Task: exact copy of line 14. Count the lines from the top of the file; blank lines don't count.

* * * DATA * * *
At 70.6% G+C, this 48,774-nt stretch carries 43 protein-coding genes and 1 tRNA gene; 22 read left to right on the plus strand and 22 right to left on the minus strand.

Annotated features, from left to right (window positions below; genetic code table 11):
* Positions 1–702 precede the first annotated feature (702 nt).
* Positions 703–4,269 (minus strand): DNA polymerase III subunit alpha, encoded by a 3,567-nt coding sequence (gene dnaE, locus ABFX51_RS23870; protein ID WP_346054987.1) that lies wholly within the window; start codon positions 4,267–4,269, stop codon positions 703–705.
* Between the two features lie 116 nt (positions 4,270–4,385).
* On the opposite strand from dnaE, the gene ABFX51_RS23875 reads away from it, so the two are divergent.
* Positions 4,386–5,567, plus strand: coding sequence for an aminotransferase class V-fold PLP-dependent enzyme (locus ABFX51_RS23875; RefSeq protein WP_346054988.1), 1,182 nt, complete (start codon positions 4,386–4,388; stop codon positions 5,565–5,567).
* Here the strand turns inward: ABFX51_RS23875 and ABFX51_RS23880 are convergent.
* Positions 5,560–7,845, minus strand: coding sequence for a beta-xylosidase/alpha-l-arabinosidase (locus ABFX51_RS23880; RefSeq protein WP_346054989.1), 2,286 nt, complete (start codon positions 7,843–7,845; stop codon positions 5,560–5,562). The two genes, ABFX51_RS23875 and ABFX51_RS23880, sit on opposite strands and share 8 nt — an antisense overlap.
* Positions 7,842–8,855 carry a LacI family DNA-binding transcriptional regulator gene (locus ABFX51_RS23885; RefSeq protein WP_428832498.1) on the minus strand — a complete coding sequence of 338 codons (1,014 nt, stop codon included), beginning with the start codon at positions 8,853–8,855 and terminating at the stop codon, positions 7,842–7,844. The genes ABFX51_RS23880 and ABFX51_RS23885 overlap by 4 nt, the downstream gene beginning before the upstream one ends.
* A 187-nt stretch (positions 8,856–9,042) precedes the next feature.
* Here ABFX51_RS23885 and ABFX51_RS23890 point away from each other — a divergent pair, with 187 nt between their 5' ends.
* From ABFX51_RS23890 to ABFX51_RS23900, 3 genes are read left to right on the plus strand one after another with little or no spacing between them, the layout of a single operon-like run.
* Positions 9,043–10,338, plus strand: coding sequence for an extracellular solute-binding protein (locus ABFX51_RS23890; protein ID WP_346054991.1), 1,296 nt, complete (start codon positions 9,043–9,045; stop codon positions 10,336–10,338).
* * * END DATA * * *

* Positions 9,043–10,338, plus strand: coding sequence for an extracellular solute-binding protein (locus ABFX51_RS23890; protein ID WP_346054991.1), 1,296 nt, complete (start codon positions 9,043–9,045; stop codon positions 10,336–10,338).